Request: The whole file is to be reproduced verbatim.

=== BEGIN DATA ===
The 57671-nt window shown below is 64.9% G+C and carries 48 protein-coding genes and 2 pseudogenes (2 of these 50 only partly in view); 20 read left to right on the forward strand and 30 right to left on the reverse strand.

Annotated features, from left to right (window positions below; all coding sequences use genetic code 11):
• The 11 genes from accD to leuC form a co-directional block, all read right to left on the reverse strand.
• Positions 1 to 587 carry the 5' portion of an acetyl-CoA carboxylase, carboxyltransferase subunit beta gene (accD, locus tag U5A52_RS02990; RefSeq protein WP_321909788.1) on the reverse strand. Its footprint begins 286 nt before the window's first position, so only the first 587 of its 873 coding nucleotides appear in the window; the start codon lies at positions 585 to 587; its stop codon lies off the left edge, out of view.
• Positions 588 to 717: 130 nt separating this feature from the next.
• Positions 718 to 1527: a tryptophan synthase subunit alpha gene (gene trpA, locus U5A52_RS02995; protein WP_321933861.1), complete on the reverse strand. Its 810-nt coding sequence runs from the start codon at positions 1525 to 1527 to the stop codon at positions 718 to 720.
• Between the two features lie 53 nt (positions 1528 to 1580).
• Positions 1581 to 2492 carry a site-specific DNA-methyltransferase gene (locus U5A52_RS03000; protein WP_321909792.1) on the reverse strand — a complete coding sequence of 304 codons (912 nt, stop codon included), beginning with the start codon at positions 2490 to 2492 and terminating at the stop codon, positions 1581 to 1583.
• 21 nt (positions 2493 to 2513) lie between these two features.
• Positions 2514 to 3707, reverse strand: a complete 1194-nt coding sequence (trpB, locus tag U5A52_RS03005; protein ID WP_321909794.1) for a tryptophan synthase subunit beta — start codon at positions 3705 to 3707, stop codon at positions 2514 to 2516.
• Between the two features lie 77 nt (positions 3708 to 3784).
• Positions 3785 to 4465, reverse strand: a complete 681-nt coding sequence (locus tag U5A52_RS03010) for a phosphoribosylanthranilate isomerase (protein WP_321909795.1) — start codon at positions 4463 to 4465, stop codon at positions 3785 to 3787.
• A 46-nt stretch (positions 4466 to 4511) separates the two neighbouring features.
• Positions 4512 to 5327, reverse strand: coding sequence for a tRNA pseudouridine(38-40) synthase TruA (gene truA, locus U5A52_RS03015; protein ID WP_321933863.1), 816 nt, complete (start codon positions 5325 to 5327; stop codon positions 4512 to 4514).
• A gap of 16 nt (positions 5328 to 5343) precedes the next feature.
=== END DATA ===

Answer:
The 57671-nt window shown below is 64.9% G+C and carries 48 protein-coding genes and 2 pseudogenes (2 of these 50 only partly in view); 20 read left to right on the forward strand and 30 right to left on the reverse strand.

Annotated features, from left to right (window positions below; all coding sequences use genetic code 11):
• The 11 genes from accD to leuC form a co-directional block, all read right to left on the reverse strand.
• Positions 1 to 587 carry the 5' portion of an acetyl-CoA carboxylase, carboxyltransferase subunit beta gene (accD, locus tag U5A52_RS02990; RefSeq protein WP_321909788.1) on the reverse strand. Its footprint begins 286 nt before the window's first position, so only the first 587 of its 873 coding nucleotides appear in the window; the start codon lies at positions 585 to 587; its stop codon lies off the left edge, out of view.
• Positions 588 to 717: 130 nt separating this feature from the next.
• Positions 718 to 1527: a tryptophan synthase subunit alpha gene (gene trpA, locus U5A52_RS02995; protein WP_321933861.1), complete on the reverse strand. Its 810-nt coding sequence runs from the start codon at positions 1525 to 1527 to the stop codon at positions 718 to 720.
• Between the two features lie 53 nt (positions 1528 to 1580).
• Positions 1581 to 2492 carry a site-specific DNA-methyltransferase gene (locus U5A52_RS03000; protein WP_321909792.1) on the reverse strand — a complete coding sequence of 304 codons (912 nt, stop codon included), beginning with the start codon at positions 2490 to 2492 and terminating at the stop codon, positions 1581 to 1583.
• 21 nt (positions 2493 to 2513) lie between these two features.
• Positions 2514 to 3707, reverse strand: a complete 1194-nt coding sequence (trpB, locus tag U5A52_RS03005; protein ID WP_321909794.1) for a tryptophan synthase subunit beta — start codon at positions 3705 to 3707, stop codon at positions 2514 to 2516.
• Between the two features lie 77 nt (positions 3708 to 3784).
• Positions 3785 to 4465, reverse strand: a complete 681-nt coding sequence (locus tag U5A52_RS03010) for a phosphoribosylanthranilate isomerase (protein WP_321909795.1) — start codon at positions 4463 to 4465, stop codon at positions 3785 to 3787.
• A 46-nt stretch (positions 4466 to 4511) separates the two neighbouring features.
• Positions 4512 to 5327, reverse strand: coding sequence for a tRNA pseudouridine(38-40) synthase TruA (gene truA, locus U5A52_RS03015; protein ID WP_321933863.1), 816 nt, complete (start codon positions 5325 to 5327; stop codon positions 4512 to 4514).
• A gap of 16 nt (positions 5328 to 5343) precedes the next feature.